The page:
Wednesday, April 25, 2007


Truth Is a Perfect Defense

Dummies copytrite
Update: Shelley has received an apology (of sorts) and permission to use the material. Power to the blogers!
Shelley Batts of Retrospectacle was sent a threatening email by one Lisa Richards, an "Editorial Assistant" of that world-renowned publication, the Journal of the Science of Food and Agriculture (All together now! Whaa?).

It seems that Shelley wrote a brief article that used an image from a graph taken from a study published in that journal. As I understand it, Shelley's article was not even critical of the study but she was, in fact, really writing about the reaction in the popular press that "Alcohol 'makes fruit healthier'."

It is clear that, even if by some stretch of the law, Shelley's use was not protected under "fair use," it was an utterly minor violation without any financial damages to the publisher. In fact, it would have only served to bring this obscure journal to the attention of a wider audience.

But hey! Guess what! There is one of those "For Dummies" books about copyrights: Patents, Copyrights & Trademarks For Dummies.

And guess who it is published by: Wiley Publishing, Inc., which is an American subsidiary of John Wiley & Sons, Ltd. who ... you got it ... are the publishers of the Journal of the Science of Food and Agriculture.

Looks like a slight adjustment in the title is necessary...


P.S. And Lisa, just in case you get any bright ideas ... I'm a lawyer and I know my right to publish parody.
P.P.S. Here are other bloggers who are upset by this. If you are too, join 'Fair Use' Piling on Tomorrow: Take Part!:
Mark Chu-Carroll at Good Math, Bad Math
Razib at Gene Expression
Orac from Respectful Insolence
Tyler at Greedy, Greedy Algorithms
Romonov at romunov’s blog et al
Zuska of Thus Spake Zuska
Richard Baker of Sharp Blue
Jason Rosenhouse of Evolutionblog
Reed A. Cartwright at The Panda's Thumb and De Rerum Natura
Rebecca Hartong of Fantasies, Epiphanies, Rants ...
Corey Tomsons at Thought Capital
Dan at
Dan at (2nd)
Guru at Entertaining Research
Rob Knop at Galactic Interactions
Jen at Synthesis of Thought
Afarensis at Afarensis
Mike at Mike the Mad Biologist
Rory Hester at Kitchen Table Math and Parentalcation
RW Donnell at Notes from Dr. RW
Bill at Semnoma
Dr. Free Ride at Adventures in Ethics and Science
Bora at A Blog Around the Clock
John Wilkins at Evolving Thoughts
Chris of Mixing Memory
Duane Smith of Telecomtally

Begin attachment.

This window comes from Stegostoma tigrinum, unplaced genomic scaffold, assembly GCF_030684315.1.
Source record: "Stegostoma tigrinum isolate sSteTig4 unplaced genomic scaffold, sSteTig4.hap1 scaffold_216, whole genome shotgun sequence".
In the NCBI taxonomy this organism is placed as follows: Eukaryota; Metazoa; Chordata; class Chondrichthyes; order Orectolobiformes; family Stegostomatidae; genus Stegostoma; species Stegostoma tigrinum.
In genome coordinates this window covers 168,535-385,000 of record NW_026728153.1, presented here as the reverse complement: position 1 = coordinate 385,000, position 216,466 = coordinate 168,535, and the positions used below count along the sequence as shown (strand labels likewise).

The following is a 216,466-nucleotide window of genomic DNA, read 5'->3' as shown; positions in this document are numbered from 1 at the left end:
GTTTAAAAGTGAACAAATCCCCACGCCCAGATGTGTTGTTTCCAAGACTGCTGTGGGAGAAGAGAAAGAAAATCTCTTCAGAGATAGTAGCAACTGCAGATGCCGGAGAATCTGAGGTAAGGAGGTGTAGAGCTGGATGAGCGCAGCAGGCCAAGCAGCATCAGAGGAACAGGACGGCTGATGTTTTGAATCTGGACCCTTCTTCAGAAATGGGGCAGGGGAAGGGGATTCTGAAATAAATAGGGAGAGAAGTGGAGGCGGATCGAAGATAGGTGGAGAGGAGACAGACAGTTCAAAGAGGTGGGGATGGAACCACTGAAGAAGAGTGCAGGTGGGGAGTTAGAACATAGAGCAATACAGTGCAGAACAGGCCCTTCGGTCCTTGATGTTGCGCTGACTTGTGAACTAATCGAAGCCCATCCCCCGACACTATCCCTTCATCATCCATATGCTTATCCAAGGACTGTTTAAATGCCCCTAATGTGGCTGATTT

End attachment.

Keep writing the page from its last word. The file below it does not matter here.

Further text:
PithLord at Pith and Substance
Larry Moran at Sandwalk
nsaunders at What You’re Doing Is Rather Desperate
Pedro Beltrão at Public Rambling
Matsu at Matsu’s World: The One Less Traveled
Kristjan Wager at Pro-science
Sandra Kiume at Omni Brain
Jim River Report
Lab Cat at Lab Cat
Cory Doctorow at Boing Boing
0xDE at Live Journal
Revere at Effect Measure
Chad Orzel at Uncertain Principles
Chris Rowan at Highly Allochthonous
Dave Munger at Cognitive Daily
Abel Pharmboy at Terra Sigillata
Steve Higgins at Omni Brain
Bill LaLonde at Oaksong's Nemeton
Deepak Singh at bbgm
P.P.P.S. John Hawks is in general agreement but has some quibbles based on the fact that the ScienceBlogs have advertisements and, therefore, may have less leeway than noncommercial sites. While it is true that, in a close case, a court might be more disposed towards a use that wasn't generating income in any way connected to the disputed material, the rules are basically the same in terms of fair use for commercial and noncommercial use. Also, the lack of income on the disputed material affects the damages that the plaintiff could collect. But that is pretty much it. I think that the commercial aspect is less of a distinction than Professor Hawks believes.

Thanks for the comment! I agree, in this case, it looks like the fair use doctrine should apply since the use was clearly linked to comment and critique and involved a small portion of the total. But although Wiley has been lead-handed, they aren't clearly outside their rights.

In any event, a good argument for open access!
Dobro napisano. Res.| Se strinjam
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